I spent some time last week looking at a photograph. It’s a picture of a boy, on a beach, turning around to face the camera. His hair is a huge blond bowl being scattered by the sea breeze; his skin is pale and white. His teeth aren’t all there, so I guess he must be somewhere between five and ten. But what struck me, more than anything, was his body language: he was stretching his arms and legs out as wide as he could, as if to say “Look at me! Look at me!” and his smile is so huge, his eyes narrowed in the sun.
I wondered what had happened to that boy, over the next thirty or so years; I wondered what had changed him from that carefree, excitable, joyous little child into a sad, soft, gloomy adult. Where is the spark? Where did it go?
I’ve written before about how hard it is to return home sometimes. There are ghosts there, wherever you go: each childhood street holds memories and faces, a slight imprint in the back of your mind about another time you were there, with other people, some of whom are still around and some of whom are gone. And others… well, others just changed. We all changed. But why? Where did it go, and why? And can we get it back? Or is it gone forever?
I don’t remember that photograph being taken, not exactly. But I remember the feeling of my feet scampering over the warm soft sand, and the sand becoming stickier and wetter, then the foam of the water coming and covering it, and my feet getting cold and wet, and me still running, because it was the sea, and I wanted to be in the sea, and then my ankles and knees getting colder and wetter and me still running, into the waves, till I crashed into the water, upturned, salt in my nose and water in my eyes and mouth, but I could float, and I could swim, and I felt my freezing body falling into the water, but not being scared, just being happy, happy to be there again, back in the water.
Since then, I’ve swum in the Caribbean. I’ve snorkelled in coral reefs in the Sulu Sea, watched brightly coloured fish and felt the breathing in and out of the ocean. I’ve put my feet and my body in the Atlantic, the Pacific, the Mediterranean. But it has never felt quite the same. You can try and recreate the circumstances, but you never have the same feelings. There’s just a fragment of the memory that might escape, like smoke into air.
I remember stepping off the beach, onto a towel, back then when I was that boy on the beach, and feeling the warm sun against the seawater skin, and me lying in the sun, on a towel, with a towel over me. And a small glass bottle of lemonade with a striped straw in it, warm in the sun but refreshing. Closing my eyes and seeing the sun shine through orange and red through my eyelids.
And feeling… like there was nothing to worry about. Nothing to complain about. This was where I always wanted to be.
Summer holidays now are different, though of course I’m lucky to have them at all. But the weeks without something to do, or any way to get out there and work, change you. I find myself lying in bed until four in the morning, thinking, worrying. Worrying about the things that have gone wrong. Endlessly thinking about every small and large piece of criticism. All you get in some jobs is criticism, some of it helpful, some of it just insulting. Everything you could do could be better. Everything you do is wrong. Don’t do it like that, do it like this. Don’t do that. You shouldn’t have done that. You shouldn’t do that. You’re not good enough. You’re not as good as someone else. You’re not as good as anyone else. You aren’t doing what you’re supposed to be doing. Make it better. Make everything better. Change yourself. Make yourself different. Your personality isn’t right. You aren’t the right kind of person. You shouldn’t be yourself. Don’t be yourself. Be someone else. Be what you aren’t. The person you are is not good enough. Change. Change. Change.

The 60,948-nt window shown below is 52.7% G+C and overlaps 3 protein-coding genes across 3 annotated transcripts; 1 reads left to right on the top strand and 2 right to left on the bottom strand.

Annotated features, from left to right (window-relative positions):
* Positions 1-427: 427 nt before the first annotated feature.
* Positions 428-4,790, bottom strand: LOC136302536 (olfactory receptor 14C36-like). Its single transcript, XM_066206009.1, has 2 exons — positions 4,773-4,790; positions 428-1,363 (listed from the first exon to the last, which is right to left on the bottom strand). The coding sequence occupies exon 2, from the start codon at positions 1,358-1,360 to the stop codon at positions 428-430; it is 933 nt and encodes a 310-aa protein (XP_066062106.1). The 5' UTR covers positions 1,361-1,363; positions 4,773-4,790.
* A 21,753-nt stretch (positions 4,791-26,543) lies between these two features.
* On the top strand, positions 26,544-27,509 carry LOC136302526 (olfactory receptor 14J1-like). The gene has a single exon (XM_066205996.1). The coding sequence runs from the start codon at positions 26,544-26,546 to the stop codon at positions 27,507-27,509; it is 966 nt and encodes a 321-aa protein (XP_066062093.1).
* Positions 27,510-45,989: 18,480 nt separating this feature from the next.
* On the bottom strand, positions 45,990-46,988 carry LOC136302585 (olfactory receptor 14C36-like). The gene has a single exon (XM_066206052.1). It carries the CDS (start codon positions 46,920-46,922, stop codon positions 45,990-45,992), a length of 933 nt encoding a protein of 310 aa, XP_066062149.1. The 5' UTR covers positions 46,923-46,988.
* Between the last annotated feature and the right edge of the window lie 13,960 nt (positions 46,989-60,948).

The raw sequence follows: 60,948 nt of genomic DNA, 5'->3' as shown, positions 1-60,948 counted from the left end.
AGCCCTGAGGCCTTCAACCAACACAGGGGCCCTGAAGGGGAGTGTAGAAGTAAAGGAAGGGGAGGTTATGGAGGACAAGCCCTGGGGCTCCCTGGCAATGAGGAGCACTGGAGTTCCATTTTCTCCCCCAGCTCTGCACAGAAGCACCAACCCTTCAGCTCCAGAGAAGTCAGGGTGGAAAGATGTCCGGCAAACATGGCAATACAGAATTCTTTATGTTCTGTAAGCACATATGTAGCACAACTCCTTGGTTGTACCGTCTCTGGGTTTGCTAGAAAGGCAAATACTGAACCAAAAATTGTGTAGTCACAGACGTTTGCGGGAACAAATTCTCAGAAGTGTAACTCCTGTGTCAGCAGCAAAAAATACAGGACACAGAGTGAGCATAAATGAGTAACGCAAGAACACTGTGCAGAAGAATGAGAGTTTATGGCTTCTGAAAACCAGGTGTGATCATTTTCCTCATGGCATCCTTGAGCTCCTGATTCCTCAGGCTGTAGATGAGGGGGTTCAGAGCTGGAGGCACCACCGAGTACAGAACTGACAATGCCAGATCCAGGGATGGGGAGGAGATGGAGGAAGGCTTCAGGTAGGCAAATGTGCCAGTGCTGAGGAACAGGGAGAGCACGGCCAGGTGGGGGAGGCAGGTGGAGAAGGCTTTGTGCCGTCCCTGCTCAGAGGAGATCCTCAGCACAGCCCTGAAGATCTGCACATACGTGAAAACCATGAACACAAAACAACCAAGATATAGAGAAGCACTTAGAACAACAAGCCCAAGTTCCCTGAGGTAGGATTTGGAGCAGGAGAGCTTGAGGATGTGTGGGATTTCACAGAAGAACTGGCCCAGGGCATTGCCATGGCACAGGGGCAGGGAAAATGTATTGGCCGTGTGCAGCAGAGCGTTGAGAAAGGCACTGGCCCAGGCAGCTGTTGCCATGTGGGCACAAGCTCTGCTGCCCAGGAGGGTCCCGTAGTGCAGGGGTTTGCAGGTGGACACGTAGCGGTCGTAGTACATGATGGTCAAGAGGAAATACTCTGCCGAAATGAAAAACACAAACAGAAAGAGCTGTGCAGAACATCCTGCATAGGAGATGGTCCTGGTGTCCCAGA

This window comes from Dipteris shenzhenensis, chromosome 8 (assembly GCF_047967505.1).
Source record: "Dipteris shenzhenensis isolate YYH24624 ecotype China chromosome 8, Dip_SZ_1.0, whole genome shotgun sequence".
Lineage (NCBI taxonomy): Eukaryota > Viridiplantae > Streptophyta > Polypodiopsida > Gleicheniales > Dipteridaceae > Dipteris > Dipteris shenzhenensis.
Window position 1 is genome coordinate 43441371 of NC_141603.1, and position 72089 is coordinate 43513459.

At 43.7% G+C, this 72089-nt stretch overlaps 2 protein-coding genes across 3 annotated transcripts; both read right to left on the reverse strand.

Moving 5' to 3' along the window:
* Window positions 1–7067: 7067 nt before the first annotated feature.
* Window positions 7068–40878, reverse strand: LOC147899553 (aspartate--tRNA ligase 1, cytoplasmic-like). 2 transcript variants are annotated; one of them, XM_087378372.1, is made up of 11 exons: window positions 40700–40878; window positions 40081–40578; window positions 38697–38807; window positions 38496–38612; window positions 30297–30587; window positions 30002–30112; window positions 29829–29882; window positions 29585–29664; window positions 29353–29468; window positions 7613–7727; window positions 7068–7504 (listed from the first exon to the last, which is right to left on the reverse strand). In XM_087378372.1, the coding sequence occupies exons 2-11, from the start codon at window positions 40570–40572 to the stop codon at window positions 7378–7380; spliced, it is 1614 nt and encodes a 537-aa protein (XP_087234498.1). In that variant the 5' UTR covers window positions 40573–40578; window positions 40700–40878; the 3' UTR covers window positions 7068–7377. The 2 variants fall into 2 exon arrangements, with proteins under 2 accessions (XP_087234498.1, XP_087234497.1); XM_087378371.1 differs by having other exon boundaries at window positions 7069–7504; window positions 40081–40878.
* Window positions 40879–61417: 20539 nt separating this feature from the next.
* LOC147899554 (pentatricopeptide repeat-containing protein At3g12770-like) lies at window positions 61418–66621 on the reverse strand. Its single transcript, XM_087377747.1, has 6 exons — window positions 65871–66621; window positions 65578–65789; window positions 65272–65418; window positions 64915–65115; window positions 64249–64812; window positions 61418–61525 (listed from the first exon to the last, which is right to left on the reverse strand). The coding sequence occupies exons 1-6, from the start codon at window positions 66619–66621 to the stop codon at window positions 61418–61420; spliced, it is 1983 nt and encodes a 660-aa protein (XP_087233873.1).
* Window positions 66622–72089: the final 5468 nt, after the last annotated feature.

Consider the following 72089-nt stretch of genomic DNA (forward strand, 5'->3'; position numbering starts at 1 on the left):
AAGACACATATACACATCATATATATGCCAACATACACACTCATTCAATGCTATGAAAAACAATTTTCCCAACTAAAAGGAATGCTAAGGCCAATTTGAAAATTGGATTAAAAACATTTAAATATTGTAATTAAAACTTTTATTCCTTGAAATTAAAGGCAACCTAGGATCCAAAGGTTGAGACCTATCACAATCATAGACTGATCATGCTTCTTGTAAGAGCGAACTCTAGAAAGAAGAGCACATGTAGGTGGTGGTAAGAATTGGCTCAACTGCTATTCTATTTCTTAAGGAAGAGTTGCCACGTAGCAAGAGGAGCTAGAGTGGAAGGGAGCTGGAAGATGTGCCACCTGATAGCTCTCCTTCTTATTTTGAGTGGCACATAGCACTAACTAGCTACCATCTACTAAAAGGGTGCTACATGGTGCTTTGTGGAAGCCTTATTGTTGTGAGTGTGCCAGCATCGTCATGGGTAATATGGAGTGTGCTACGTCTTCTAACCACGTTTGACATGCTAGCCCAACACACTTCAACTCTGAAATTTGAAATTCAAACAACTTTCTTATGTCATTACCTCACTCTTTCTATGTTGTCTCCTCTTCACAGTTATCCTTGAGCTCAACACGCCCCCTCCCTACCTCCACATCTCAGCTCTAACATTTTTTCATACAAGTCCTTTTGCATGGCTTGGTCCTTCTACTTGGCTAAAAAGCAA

And before you know where you are, you’re analysing every little thing that went wrong and every little thing that won’t go right. Every criticism multiplies, every faint word of praise gets fainter and fainter. And it begins again.
This pattern will be familiar to some of you.
Somewhere between the boy on the beach and the adult lying awake till four in the morning, something was lost. Something that I need to get back. Not swimming in the sea, but the freedom of swimming in the sea. Not being able to run along a beach, but being able to run along, and not care, and not think, and not wonder, and not analyse, and not consider, and not compare, and not any of that: just run, and feel the sand on your feet.
It’s there in me, somewhere.
And the person I am? I am that boy on the beach as much as the gloomy, sad, grumpy person that other people judge and dismiss and belittle. I am both, and both are me. Change happens, but not because you’re told to change. You change because the things around you change. You change when you’re ready. You change when it matters. You change because you want to. Not every day. And not in everything. But it can, and does, happen. Not always for the better, but sometimes it is. Head back towards that boy on the beach. Head back there. Do everything you can to go back there, and be back there. It’s you. It’s me.